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An awkward independence day for diplomats in South Sudan

South Sudan's independence celebrations tomorrow look set to bring leaders from the world over: 30 African heads of state, plus Ban ki-Moon and a number of other senior Western diplomats. The presence of so many global bigwigs is wonderful news for the world's youngest country, but it has already made arrangements for the event a little more complicated. The Washington Times reports:

Sudanese President Omar [al]-Bashir's decision to attend South Sudan's independence celebrations in Juba on Saturday has created potentially awkward situations for delegations from countries that have been pressing for his arrest on a war crimes indictment...

A senior Western official in Sudan, who spoke on the condition of anonymity, said southern officials have assured the diplomatic corps in Juba they will do everything to avoid any embarrassments.

"The government is sensitive to these concerns and is going to do everything possible to make sure there are no embarrassments of any sort, on any side, on that day," the official said. "They are conscious that this might be awkward to Bashir as well."

A special seating arrangement has been worked out to minimize the possibility of blushing faces.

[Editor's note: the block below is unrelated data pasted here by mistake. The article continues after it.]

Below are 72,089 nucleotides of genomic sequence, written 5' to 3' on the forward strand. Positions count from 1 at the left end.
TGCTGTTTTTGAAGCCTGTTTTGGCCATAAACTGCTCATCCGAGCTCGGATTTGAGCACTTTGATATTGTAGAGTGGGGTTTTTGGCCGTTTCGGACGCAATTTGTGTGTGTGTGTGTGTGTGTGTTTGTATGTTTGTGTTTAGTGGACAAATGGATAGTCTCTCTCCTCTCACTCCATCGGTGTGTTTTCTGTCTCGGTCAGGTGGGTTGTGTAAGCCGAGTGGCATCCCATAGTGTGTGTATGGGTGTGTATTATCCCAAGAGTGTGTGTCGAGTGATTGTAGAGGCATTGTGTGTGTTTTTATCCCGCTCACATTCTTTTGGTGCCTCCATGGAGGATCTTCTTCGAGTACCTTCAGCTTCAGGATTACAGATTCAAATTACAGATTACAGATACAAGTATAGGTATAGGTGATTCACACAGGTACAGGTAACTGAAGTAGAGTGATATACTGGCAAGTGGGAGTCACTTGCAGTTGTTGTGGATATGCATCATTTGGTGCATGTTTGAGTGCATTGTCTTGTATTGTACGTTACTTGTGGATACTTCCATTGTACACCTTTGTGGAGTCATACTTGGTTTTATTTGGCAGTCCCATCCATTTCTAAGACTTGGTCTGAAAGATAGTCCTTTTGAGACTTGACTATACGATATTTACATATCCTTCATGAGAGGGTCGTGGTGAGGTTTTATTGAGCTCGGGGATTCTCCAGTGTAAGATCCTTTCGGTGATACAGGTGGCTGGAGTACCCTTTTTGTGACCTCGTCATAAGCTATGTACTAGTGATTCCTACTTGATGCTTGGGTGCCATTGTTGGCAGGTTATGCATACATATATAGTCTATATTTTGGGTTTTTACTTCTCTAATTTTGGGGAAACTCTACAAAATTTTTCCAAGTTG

The International Criminal Court's March 2009 indictment alleged that Bashir was responsible for war crimes in the ongoing conflict in Darfur. Recent violence in border states Abyei and South Kordofan hasn't endeared him to the international community either. Bashir and rebel leaders pledged in late June to pull troops out of Abyei before the referendum, but Bashir's ambassador to Kenya reaffirmed yesterday the north's claim to the region. Bashir also backtracked yesterday on the June 29 peace accord between government officials and pro-southern rebels that promised to quell the fighting in South Kordofan.

Meanwhile, Jacob Zuma will be donning his superhero cape again on his visit to confront Bashir about recent violence in Sudan.

ASHRAF SHAZLY/AFP/Getty Images

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Is this the anthem for the Syrian revolution?

Crowds have chanted it at rallies throughout the country these past few weeks, and thousands more have listened to it and shared it online. "Yalla Erhal Ya Bashar" (It's time to leave, Bashar), seems to be the standout song of the Syrian uprising so far. With simple, catchy, sometimes profane lyrics, the song tells the Syrian leader to "screw" himself. "Freedom is near."

The story of the song's author -- Ibrahim Kashoush -- took a sad turn with news that he may have been killed in a protest last Friday in Hama. Reporting out of Syria is hard to verify these days, but one Lebanese news site said his body was reportedly dumped in a nearby river Wednesday morning.

"The song has rallied people," said U.S.-based Syrian activist Ammar Abdulhamid. "It hit a nerve because it's clearly and simply designed to tell Assad to leave. It's very straightforward. And it uses some profane language."

Abdulhamid said there have been other protest songs before this one, but "Yalla Erhal Ya Bashar" stands out as the best.  

Listen for yourself.

Kashoush was a little-known local singer in Hama before the revolution, according to Abdulhamid.

"When he did this song, he became sort of a hero," he said.

Abdulhamid -- who believes the songwriter is in fact dead based on conversations with sources in Hama -- said his murder adds a layer of poignancy.

For example, there's this haunting lyric near the end: "To die but not be humiliated."